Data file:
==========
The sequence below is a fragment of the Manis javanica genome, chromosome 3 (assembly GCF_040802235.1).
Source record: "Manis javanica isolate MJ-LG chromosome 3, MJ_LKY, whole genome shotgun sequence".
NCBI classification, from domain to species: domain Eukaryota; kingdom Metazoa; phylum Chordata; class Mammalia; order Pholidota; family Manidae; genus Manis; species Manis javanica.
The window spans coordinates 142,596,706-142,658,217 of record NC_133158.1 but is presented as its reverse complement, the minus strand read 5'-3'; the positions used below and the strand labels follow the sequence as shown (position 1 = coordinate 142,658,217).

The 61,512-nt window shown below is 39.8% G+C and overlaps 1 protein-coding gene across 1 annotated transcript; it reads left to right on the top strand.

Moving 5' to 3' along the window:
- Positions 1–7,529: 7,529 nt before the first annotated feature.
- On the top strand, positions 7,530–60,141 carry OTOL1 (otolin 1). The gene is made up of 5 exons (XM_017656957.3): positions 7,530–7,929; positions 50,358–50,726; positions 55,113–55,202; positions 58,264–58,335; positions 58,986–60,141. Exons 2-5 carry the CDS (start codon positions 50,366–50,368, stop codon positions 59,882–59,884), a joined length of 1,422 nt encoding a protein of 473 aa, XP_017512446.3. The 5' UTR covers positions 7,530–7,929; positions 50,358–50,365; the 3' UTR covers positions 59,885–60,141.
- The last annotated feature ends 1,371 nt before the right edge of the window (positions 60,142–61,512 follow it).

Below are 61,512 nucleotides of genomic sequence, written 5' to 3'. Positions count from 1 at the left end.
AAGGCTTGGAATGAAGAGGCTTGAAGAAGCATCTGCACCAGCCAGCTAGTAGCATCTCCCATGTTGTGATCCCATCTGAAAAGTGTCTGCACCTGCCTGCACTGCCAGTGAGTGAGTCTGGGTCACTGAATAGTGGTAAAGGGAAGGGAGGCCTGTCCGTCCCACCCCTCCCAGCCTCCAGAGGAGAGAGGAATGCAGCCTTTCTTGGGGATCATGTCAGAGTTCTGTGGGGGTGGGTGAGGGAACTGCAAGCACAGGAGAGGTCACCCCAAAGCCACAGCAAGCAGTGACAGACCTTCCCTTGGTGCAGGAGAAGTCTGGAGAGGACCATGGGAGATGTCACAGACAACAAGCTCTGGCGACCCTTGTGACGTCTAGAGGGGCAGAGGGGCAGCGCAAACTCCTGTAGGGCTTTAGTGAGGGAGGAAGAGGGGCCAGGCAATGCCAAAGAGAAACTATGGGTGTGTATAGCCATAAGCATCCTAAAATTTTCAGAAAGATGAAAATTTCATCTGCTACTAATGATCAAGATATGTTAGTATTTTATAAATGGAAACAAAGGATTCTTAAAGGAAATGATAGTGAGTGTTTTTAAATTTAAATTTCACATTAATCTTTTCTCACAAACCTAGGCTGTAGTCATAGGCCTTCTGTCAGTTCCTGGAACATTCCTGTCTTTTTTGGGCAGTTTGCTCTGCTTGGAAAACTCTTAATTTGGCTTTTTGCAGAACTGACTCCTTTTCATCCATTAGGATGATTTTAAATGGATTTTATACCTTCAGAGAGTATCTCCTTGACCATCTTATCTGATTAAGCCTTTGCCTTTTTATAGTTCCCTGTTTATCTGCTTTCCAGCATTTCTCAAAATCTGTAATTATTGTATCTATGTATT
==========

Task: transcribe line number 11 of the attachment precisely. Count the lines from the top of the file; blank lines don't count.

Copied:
AAGGCTTGGAATGAAGAGGCTTGAAGAAGCATCTGCACCAGCCAGCTAGTAGCATCTCCCATGTTGTGATCCCATCTGAAAAGTGTCTGCACCTGCCTGCACTGCCAGTGAGTGAGTCTGGGTCACTGAATAGTGGTAAAGGGAAGGGAGGCCTGTCCGTCCCACCCCTCCCAGCCTCCAGAGGAGAGAGGAATGCAGCCTTTCTTGGGGATCATGTCAGAGTTCTGTGGGGGTGGGTGAGGGAACTGCAAGCACAGGAGAGGTCACCCCAAAGCCACAGCAAGCAGTGACAGACCTTCCCTTGGTGCAGGAGAAGTCTGGAGAGGACCATGGGAGATGTCACAGACAACAAGCTCTGGCGACCCTTGTGACGTCTAGAGGGGCAGAGGGGCAGCGCAAACTCCTGTAGGGCTTTAGTGAGGGAGGAAGAGGGGCCAGGCAATGCCAAAGAGAAACTATGGGTGTGTATAGCCATAAGCATCCTAAAATTTTCAGAAAGATGAAAATTTCATCTGCTACTAATGATCAAGATATGTTAGTATTTTATAAATGGAAACAAAGGATTCTTAAAGGAAATGATAGTGAGTGTTTTTAAATTTAAATTTCACATTAATCTTTTCTCACAAACCTAGGCTGTAGTCATAGGCCTTCTGTCAGTTCCTGGAACATTCCTGTCTTTTTTGGGCAGTTTGCTCTGCTTGGAAAACTCTTAATTTGGCTTTTTGCAGAACTGACTCCTTTTCATCCATTAGGATGATTTTAAATGGATTTTATACCTTCAGAGAGTATCTCCTTGACCATCTTATCTGATTAAGCCTTTGCCTTTTTATAGTTCCCTGTTTATCTGCTTTCCAGCATTTCTCAAAATCTGTAATTATTGTATCTATGTATT